Wednesday, Jan 21, 2004
(first in a series)
It was more than ten years ago that I spent a summer studying drama in London. A program(me) in acting, directing, and playwriting, it brought about 25 college freshmen and sophomores together, half from the UK and half from America, though only one other from so far away as I was.
In the early days of the course we spent a good amount of time learning about the differences between the Brits and us Yanks. Easy differences like power voltages, the difference between cookies, crackers, and biscuits. Surprising differences like what it takes to get a bank account in London versus New York, and what that relationship means to you.
Each morning us Yanks would emerge from our dorms at the London School of Economics, vacant for all the budding economists were on holiday, and walk, rain or shine, to Euston Station, get our morning biscuits and march down into the tube for our two-part runs to the theatre in Sloane Square.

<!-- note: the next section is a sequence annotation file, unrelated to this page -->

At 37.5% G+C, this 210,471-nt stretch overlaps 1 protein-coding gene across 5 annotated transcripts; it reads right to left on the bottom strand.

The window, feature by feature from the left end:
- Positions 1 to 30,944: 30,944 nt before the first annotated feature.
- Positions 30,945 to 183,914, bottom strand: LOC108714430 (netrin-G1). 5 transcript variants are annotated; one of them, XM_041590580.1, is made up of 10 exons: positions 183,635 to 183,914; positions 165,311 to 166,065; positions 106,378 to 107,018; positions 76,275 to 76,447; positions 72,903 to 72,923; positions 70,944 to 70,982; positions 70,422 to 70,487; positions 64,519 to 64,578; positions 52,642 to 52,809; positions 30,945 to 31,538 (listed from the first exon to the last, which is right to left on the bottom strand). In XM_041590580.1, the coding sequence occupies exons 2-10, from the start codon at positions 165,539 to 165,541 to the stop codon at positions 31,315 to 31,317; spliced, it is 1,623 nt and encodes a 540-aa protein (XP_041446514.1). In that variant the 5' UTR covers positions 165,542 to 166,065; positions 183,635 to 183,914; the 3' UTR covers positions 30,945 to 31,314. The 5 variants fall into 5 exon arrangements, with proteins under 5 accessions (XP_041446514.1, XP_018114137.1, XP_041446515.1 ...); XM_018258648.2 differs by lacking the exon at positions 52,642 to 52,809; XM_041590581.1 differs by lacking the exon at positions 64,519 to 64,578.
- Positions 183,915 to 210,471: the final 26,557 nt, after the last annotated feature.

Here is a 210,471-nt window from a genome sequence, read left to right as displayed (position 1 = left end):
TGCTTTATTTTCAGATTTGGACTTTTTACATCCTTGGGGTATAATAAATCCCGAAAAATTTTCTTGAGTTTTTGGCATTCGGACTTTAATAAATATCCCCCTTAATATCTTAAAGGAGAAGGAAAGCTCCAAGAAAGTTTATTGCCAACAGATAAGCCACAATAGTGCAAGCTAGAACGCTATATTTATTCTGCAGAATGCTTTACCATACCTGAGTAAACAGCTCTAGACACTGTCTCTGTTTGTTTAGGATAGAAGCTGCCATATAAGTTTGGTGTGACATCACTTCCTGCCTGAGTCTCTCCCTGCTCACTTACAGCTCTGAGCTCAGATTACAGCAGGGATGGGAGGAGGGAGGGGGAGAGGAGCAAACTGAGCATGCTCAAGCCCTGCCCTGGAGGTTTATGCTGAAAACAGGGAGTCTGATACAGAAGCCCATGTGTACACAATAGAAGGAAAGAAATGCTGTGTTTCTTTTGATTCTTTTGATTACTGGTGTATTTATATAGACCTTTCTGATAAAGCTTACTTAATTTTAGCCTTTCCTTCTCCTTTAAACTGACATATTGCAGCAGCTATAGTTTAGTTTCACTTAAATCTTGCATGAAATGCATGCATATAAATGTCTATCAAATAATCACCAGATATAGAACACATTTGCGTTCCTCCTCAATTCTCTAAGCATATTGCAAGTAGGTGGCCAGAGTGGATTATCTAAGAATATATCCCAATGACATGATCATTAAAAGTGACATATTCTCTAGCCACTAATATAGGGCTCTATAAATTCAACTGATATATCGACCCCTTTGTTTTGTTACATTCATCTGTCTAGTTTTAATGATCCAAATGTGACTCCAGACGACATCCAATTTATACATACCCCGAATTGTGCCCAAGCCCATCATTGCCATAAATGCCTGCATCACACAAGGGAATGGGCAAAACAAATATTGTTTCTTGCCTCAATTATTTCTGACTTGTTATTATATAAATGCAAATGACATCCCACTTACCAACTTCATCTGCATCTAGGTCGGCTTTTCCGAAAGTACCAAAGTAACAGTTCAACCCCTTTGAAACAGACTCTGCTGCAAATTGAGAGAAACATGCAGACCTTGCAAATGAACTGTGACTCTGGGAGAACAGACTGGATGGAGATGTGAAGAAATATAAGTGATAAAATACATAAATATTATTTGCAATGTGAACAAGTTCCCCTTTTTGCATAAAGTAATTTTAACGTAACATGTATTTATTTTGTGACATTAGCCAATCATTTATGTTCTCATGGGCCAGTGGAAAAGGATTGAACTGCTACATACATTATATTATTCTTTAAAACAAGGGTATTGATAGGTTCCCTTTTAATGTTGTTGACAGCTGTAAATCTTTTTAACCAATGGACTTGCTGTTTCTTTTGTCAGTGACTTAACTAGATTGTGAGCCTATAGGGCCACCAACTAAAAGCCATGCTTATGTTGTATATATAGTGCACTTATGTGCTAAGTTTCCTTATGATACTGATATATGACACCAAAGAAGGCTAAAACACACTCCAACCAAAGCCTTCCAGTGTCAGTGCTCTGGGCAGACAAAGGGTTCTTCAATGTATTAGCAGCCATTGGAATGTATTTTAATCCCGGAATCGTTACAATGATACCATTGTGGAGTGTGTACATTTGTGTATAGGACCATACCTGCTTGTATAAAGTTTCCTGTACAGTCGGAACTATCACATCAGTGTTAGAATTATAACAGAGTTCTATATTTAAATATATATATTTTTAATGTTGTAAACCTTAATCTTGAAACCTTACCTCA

Emerging from the station it was a quick right, a few doors down, then another right, down the alley to the back door of the theatre, in the door, up the steps, past the offices, around to another black-clad stairwell, then up one more set of winding, narrowing stairs with a rise-over-run fit to remind us again that we weren't on western shores anymore.
There, on the same attic studio where the Rocky Horror Show was first performed, we would learn about theatre and about humanity: what makes us different, what makes us the same, and how the delta between people is drama.
More than ten years ago, and still the memories flood back, like vignettes of mirror-world humanity.
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